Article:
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Fundamentals of Financial Statements

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Essay title: Fundamentals of Financial Statements

To the wise business owner, the company is much like a human being. Just as people make sure they see their doctors on a regular basis to ensure their physical health, so too business owners check the health of their business on a regular basis. This can be done through a series of financial statements, which, when correctly maintained, represents how profitably the business is functioning. Accounting, defined by Marshall (2003) as, "the process of identifying, measuring, and communicating economic information about an organization for the purpose of making decisions and informed judgments," provides the business owner with the framework for properly accumulating and recording that information.

This paper will discuss the impact of different business transactions on each of the financial statements, analyze and answer a hypothetical question based upon the statements, and identify and explain the optimal answers for the simulation.

Transactions and Their Impact

The report used to provide a "snapshot of [an] organization's financial position, frozen at a specific point in time" (Marshall) is the balance sheet, which shows assets, liabilities, and owner's equity in a balanced report. This means that the total of a company's assets will always equal their liabilities plus the owner's equity. Every business transaction will affect the balance sheet, but must affect both sides of the sheet equally.

Before Connie Rocha began her operation, she funded the business, purchased equipment and supplies, and rented her facility. Her balance sheet showed an increase in cash to fund the business; with no liabilities against that money, the owner's equity increased by the same amount. As she purchased supplies and equipment with cash, her net cash dropped, but she gained assets of equal value in equipment and supplies. When she purchased office equipment on credit, she gained an asset, but also added a liability to the income statement of the same amount. This transaction increased her total assets, but did not change her equity in the company. Therefore, what Connie would see at this point would be a balance sheet showing a large amount of available cash, as well as equipment and supplies necessary to start business.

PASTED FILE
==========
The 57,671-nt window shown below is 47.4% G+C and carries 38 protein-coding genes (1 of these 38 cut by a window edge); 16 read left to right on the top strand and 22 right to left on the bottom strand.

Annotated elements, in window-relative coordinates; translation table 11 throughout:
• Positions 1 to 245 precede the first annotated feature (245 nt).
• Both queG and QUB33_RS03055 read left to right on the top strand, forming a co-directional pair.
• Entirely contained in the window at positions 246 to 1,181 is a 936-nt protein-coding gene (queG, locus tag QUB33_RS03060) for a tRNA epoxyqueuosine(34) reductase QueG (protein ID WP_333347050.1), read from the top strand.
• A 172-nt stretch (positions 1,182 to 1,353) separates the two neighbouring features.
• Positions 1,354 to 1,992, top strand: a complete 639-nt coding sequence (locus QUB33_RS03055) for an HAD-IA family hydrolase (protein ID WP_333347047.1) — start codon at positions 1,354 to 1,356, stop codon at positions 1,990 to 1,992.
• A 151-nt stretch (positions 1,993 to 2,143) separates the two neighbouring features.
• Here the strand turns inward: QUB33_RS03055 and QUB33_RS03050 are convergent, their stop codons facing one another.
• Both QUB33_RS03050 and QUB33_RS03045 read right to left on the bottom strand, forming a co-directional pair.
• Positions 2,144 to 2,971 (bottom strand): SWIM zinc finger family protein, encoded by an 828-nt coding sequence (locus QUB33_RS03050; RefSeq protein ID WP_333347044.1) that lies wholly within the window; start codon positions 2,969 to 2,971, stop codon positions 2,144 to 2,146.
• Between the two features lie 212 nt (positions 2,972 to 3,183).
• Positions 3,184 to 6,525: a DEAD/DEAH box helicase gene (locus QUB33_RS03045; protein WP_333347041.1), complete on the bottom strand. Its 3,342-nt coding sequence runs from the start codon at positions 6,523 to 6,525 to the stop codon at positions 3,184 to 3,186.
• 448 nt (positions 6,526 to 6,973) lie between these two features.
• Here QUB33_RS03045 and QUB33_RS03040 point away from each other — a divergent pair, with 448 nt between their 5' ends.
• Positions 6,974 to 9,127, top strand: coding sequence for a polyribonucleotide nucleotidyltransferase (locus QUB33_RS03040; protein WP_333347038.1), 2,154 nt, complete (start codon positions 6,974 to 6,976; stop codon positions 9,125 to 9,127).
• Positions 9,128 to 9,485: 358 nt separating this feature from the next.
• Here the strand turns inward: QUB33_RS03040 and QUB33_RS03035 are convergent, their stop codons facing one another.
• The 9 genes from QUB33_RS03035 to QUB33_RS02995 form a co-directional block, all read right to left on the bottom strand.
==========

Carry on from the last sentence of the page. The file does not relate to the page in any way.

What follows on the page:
Beginning operations added new impacts. While the balance sheet still remains vital to seeing the overall health of the business, other reports also are key indicators of how effectively Connie is doing business, by detailing more specific aspects of the Assets = Liabilities + Owner's Equity equation. These are the Income Statement, the Statement of Changes in Owner's Equity, and the Statement of Cash Flows. In a simple transaction, such as the cash purchase by a customer, the cash asset rises, as does the revenue column, which is an owner's equity element. In a case of a credit sale, the Accounts Payable is increased by the sale amount, as is revenue, keeping both sides equal. When payment is made on the account, Cash, an asset is increased, while the asset Accounts Payable is decreased by the same amount. The income statement will reflect sales that have been completed, less the cost of selling the goods, e.g. supplies, salaries, utilities, etc. This report will show Connie how much money she is making from her sales each month. She can use this information to determine whether her prices are accurate, and to determine whether the costs of goods sold is too high or too low in comparison. This number will also directly affect the Statement of Changes in Owner's Equity, as Connie's equity will be increased by the net income, and decreased by any withdrawal she makes. The remaining balance after those two factors, called retained earnings, is added to the previous Owner's equity to get the current amount.

The Statement of Cash Flows is a report that will enable Connie to determine whether she is gaining or losing actual cash from the business. This is vital, especially in a business of Connie's size, because no matter how strong the balance sheet, without cash, there is no way to transact for supplies and equipment necessary to fill the orders. As a business owner, the author has learned this firsthand. At the start of business operations, the author's print shop was busily fulfilling orders written by the previous owner, but his contract entitled the previous owner to all of the accounts receivable up to the date of purchase of the business. As a result, for the first 30 days, most of the cash received was being sent directly to the previous owner, with none coming to the new owner. This negative cash flow was nearly fatal for the business. Two years later, there are still repercussions felt due to that initial negative cash flow. Had the owner been more versed in the

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